That kind of belief, that European colonizers who came to this country were superior to the indigenous people who were here, is an inherent part of the colonial experience. It has taught indigenous people that they are inferior; it has taught non-indigenous people that they are superior, and it has contributed mostly to the very negative relationship that exists between indigenous and non-indigenous people.
Judges, who are predominantly of European ancestry, believe that when they exercise discretion, they have to do it in such a way that it will reinforce what the system is all about.
I definitely agree that something needs to be done formally with the urban indigenous population. In some regions we're representing 70% or 80% of the overall population within those provinces.
I think the federal government wrongly tends to rely on working with the on-reserve population, because the reserve is an infrastructure that's there, and they think it's the easiest to do. Yet so many people are moving off reserve out of necessity.
One thing I talk about at our agency is the psychology of poverty. It's not so much that our people are poor; there's a psychology that goes with it that comes from multi-generations of poverty. We have to find ways to break that and reverse it.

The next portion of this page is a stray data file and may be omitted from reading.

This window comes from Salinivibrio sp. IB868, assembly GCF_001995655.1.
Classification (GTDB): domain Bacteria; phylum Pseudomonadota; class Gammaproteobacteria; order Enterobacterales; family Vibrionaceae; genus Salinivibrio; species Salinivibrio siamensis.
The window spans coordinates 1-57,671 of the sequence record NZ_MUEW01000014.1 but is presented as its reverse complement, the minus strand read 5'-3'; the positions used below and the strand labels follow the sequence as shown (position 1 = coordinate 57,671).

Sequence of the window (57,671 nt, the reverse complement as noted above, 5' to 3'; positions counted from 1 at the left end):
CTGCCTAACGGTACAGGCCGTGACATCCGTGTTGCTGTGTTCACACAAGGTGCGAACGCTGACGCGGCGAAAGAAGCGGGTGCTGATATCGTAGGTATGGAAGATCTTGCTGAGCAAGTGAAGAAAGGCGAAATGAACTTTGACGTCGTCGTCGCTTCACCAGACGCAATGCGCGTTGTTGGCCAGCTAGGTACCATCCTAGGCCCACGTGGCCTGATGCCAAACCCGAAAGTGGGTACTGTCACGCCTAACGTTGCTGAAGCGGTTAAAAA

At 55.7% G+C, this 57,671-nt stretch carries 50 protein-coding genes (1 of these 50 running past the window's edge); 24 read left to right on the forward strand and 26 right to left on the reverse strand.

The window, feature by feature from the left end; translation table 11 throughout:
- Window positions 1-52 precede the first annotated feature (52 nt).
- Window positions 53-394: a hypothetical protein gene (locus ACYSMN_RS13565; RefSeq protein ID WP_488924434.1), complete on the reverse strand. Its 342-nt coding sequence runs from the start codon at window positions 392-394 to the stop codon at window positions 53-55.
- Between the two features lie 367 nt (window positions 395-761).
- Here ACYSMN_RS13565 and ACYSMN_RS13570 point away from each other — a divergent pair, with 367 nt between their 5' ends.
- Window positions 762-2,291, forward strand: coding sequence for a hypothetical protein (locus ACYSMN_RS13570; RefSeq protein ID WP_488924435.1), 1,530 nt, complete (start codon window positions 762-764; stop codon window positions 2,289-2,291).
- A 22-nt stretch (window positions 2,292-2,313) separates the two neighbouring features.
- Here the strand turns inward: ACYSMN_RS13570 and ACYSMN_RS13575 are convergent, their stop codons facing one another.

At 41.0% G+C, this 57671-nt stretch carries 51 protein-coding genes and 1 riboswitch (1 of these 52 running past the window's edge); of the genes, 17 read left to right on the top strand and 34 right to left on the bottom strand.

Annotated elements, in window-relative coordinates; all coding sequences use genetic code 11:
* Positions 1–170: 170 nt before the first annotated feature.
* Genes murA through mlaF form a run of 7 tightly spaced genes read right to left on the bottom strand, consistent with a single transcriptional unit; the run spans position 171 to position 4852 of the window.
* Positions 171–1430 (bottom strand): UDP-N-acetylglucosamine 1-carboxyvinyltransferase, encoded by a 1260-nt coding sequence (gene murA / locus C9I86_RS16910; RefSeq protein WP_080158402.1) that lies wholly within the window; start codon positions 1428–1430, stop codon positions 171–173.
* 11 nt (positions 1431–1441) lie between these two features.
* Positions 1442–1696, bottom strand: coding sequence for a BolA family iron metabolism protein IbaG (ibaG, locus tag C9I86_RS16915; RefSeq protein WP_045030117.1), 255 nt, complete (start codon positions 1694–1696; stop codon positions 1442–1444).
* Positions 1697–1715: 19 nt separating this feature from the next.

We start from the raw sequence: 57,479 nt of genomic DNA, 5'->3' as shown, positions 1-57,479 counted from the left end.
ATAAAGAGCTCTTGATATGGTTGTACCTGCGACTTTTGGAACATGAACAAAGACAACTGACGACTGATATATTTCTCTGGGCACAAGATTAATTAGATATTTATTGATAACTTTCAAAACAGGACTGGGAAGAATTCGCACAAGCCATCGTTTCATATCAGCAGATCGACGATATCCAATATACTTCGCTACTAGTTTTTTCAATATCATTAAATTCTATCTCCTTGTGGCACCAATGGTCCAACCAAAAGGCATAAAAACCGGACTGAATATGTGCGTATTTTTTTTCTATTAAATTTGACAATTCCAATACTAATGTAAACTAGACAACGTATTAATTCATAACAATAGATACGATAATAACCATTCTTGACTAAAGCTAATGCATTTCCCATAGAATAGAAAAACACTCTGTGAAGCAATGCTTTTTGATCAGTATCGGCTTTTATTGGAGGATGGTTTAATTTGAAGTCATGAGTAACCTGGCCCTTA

Often, service delivery works within certain rules and doesn't take into consideration that indigenous persons who present themselves and who come from an impoverished background, just as Senator Sinclair pointed out, often don't have the resources to respond to a certain situation. Therefore, the system kicks in and takes a child or incarcerates somebody, or whatever, just because there's not a support system there. We're working our hardest to try to reverse that psychology of poverty and put in place systems, but we need something formally at an urban level.
The federal government has just instituted the urban programming for indigenous people. I think there are a lot of flaws in that program, quite honestly.
Thank you very much for receiving us. My name is Samer Majzoub. I am president of the Canadian Muslim Forum. Mr. Mohammed-Nur Alsaieq is a board member. It's a pleasure to be with you today.
First, I would like to announce our condemnation for the terror attack yesterday that happened in Edmonton and today in Vegas. This is only to prove that terror has no religion and no race.